The case was almost immediately reassigned to Martin Kenworthy, another lawyer at the Duncan Green law firm. Apparently, Kenworthy sent an email to Sitton indicating his involvement in the case. Sitton responded with an email on January 3, asking about Kenworthy's qualifications.[19] Among other things, Sitton asked Kenworthy about his experience with AAA construction arbitration claims and "assured" Kenworthy that "an adequate defense demands" an attorney who is active in construction litigation, AAA arbitrations, and selecting construction arbitrators.[20] Kenworthy has an undergraduate degree in construction engineering and worked for nine years in the field before returning to law school. It is undisputed that he is highly qualified and experienced in construction litigation.

On January 6, 2011, Sitton wrote to Patrick Paul at Dustex to give a "status report" regarding the declaratory judgment action and the arbitration proceeding. The letter states that the "defense torch" was passed to Martin Kenworthy, and Sitton states that "I am satisfied that he can protect your interests in both pending matters."[21] The remainder of the letter is devoted to the defense of the arbitration action.

On January 10, 2011, Sitton wrote to CFU's attorney and informed him that "Dustex's carrier has retained counsel on behalf of Dustex to represent it in the declaratory judgment action and the arbitration claim filed by Miron."[22] Sitton also states that "I typically appear for Dustex in arbitration claims, and will be doing so here." Kenworthy testified that he regularly discussed the arbitration action with Sitton and Sitton provided input in defense of the arbitration action, but Sitton did not formally appear until shortly before the arbitration hearing

E. Formal Reservation of Rights

On March 17, 2011, Brian McCoy and Scott Byrne of Fireman's Fund sent a reservation of rights letter to Dustex.[23] This was the first written indication to Dustex that Fireman's Fund was defending under a reservation of rights. The first sentence of the letter refers to the declaratory judgment action pending in state court. Inexplicably, the second sentence states: "For reasons set forth below, Fireman's Fund Insurance Company will be unable to defend or indemnify you in this matter."[24] At that time, however, Fireman's Fund was providing a defense in the state court action and, because it was simply for declaratory judgment, there was no need to indemnify Dustex. At the instant hearing, McCoy admitted that the second sentence was "a mistake" and should not have been included in the letter. The letter then describes the allegations contained in the petition, which, in turn, described the allegations in the arbitration action.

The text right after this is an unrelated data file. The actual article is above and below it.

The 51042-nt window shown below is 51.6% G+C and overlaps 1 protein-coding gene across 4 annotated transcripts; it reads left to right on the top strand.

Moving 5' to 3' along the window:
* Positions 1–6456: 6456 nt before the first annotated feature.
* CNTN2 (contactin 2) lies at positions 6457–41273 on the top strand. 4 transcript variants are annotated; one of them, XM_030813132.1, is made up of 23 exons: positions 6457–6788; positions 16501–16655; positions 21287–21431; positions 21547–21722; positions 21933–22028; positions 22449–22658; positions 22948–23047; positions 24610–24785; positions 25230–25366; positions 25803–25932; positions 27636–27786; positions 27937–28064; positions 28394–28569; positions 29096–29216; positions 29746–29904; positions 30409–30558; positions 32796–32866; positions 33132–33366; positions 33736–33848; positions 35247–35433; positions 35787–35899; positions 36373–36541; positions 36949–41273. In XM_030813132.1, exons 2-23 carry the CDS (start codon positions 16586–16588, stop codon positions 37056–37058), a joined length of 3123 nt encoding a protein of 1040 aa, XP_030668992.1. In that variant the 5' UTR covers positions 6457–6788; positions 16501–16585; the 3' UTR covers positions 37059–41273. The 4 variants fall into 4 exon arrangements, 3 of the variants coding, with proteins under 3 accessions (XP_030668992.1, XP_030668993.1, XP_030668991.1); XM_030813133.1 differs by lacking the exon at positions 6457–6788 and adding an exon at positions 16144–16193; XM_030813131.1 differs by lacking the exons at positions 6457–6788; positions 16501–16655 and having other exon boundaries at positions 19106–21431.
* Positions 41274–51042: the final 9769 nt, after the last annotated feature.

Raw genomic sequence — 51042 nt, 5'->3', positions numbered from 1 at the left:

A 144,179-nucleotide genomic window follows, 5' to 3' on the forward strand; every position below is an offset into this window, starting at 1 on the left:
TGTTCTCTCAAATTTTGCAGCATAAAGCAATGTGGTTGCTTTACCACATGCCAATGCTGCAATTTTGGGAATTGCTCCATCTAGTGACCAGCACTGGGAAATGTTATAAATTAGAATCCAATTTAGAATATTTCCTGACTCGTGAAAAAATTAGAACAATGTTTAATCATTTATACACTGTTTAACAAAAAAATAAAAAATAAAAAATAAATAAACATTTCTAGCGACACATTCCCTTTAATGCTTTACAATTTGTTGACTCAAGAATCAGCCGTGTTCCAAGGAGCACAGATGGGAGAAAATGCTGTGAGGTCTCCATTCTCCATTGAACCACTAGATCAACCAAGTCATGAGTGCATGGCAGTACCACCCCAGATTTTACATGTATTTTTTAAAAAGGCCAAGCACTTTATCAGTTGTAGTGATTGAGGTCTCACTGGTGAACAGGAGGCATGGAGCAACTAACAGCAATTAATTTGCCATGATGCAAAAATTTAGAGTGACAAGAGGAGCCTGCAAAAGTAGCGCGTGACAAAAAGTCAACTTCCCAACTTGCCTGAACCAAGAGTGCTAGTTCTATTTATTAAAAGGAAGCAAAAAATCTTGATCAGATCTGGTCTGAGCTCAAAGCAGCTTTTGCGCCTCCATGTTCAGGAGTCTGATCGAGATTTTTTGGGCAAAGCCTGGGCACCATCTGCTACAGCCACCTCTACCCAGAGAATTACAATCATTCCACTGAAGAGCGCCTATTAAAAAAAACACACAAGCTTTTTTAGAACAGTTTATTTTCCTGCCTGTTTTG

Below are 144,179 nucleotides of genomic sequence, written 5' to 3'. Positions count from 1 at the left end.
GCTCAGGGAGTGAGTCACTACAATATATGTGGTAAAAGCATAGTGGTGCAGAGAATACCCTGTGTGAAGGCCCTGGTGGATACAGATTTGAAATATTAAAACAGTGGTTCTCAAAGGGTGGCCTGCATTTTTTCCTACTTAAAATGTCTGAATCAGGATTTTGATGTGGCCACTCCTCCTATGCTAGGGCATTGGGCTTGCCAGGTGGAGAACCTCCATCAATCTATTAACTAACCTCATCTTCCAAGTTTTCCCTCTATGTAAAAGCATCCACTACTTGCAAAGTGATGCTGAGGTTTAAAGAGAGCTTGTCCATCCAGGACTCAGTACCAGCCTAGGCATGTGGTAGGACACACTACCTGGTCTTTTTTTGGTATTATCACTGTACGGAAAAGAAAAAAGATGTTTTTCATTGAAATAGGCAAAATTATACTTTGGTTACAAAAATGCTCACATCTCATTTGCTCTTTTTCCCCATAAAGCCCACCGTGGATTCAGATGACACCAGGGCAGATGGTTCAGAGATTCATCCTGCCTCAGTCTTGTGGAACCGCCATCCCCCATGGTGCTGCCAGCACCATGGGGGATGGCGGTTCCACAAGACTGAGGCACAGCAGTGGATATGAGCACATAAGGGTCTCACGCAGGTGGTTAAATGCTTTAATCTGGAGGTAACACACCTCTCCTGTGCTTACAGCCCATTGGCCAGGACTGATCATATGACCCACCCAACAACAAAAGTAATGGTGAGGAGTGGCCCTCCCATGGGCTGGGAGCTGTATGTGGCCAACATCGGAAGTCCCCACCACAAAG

The second paragraph of the March 17 reservation of rights letter states that "[a]t this time, we do not have sufficient information to make a decision as to whether or not a claim arising out of this incident" is covered by the policy. The next sentence states: "We sill [ sic ] gather this information as soon as possible and advise you promptly of our decision."[25] Dustex is then advised that "our investigation of this matter is being conducted under a full reservation of rights available under the policy and the law."[26] The next seven pages of the letter set out various policy provisions, and the letter concludes by inviting Dustex to contact McCoy if it has "any questions or which [ sic ] to discuss this matter."[27]

Patrick Paul, Dustex's CEO, testified that after he received the March 17, 2011 reservation of rights letter, he was confused about the apparent inconsistency regarding whether Fireman's Fund would defend or not defend. Paul noted that the March 17 letter indicated Fireman's Fund would "gather this information as soon as possible and advise you promptly of our decision." He and Sitton decided that Dustex would "sit tight" and see what specific claims would be made by CFU, and what Fireman's Fund's position would be regarding defending and indemnification. Neither Paul nor Sitton contacted McCoy then or later to clarify whether the arbitration action was being defended under a reservation of rights.

F. Defense of Arbitration

On April 29, 2011, the state court ordered Dustex to participate in the arbitration action pending between Miron and CFU.[28] Both Sitton and Kenworthy testified they expected that result based on Iowa precedent. Kenworthy then continued his representation of Dustex in the arbitration action. Sitton described the continued representation as "seamless." Regarding his continued representation, Kenworthy testified he "didn't give it a lot of thought, " and it did not occur to him that his representation would stop after the declaratory judgment action and he would have to be retained separately for the arbitration action.